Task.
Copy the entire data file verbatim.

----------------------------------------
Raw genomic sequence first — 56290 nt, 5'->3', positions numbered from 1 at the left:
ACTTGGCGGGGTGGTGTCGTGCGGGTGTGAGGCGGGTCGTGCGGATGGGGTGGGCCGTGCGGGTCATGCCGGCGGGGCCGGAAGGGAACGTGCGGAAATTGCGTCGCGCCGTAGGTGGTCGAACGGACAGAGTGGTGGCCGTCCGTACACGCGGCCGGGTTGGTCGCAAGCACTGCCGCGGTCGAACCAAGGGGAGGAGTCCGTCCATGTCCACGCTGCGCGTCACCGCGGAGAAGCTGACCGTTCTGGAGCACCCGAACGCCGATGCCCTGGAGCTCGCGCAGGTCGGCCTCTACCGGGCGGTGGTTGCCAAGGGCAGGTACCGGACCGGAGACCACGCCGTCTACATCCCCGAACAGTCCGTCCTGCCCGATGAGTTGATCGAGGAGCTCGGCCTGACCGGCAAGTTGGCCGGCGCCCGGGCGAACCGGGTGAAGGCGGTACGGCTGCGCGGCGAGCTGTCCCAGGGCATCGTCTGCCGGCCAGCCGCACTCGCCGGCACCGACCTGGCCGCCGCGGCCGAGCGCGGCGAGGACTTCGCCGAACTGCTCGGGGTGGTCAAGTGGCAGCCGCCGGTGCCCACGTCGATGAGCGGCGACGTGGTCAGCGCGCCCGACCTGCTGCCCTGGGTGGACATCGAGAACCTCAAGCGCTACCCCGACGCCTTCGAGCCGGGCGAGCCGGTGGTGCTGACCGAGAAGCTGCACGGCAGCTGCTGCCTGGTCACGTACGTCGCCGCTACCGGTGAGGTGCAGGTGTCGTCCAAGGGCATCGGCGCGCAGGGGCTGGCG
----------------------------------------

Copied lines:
Raw genomic sequence first — 56290 nt, 5'->3', positions numbered from 1 at the left:
ACTTGGCGGGGTGGTGTCGTGCGGGTGTGAGGCGGGTCGTGCGGATGGGGTGGGCCGTGCGGGTCATGCCGGCGGGGCCGGAAGGGAACGTGCGGAAATTGCGTCGCGCCGTAGGTGGTCGAACGGACAGAGTGGTGGCCGTCCGTACACGCGGCCGGGTTGGTCGCAAGCACTGCCGCGGTCGAACCAAGGGGAGGAGTCCGTCCATGTCCACGCTGCGCGTCACCGCGGAGAAGCTGACCGTTCTGGAGCACCCGAACGCCGATGCCCTGGAGCTCGCGCAGGTCGGCCTCTACCGGGCGGTGGTTGCCAAGGGCAGGTACCGGACCGGAGACCACGCCGTCTACATCCCCGAACAGTCCGTCCTGCCCGATGAGTTGATCGAGGAGCTCGGCCTGACCGGCAAGTTGGCCGGCGCCCGGGCGAACCGGGTGAAGGCGGTACGGCTGCGCGGCGAGCTGTCCCAGGGCATCGTCTGCCGGCCAGCCGCACTCGCCGGCACCGACCTGGCCGCCGCGGCCGAGCGCGGCGAGGACTTCGCCGAACTGCTCGGGGTGGTCAAGTGGCAGCCGCCGGTGCCCACGTCGATGAGCGGCGACGTGGTCAGCGCGCCCGACCTGCTGCCCTGGGTGGACATCGAGAACCTCAAGCGCTACCCCGACGCCTTCGAGCCGGGCGAGCCGGTGGTGCTGACCGAGAAGCTGCACGGCAGCTGCTGCCTGGTCACGTACGTCGCCGCTACCGGTGAGGTGCAGGTGTCGTCCAAGGGCATCGGCGCGCAGGGGCTGGCG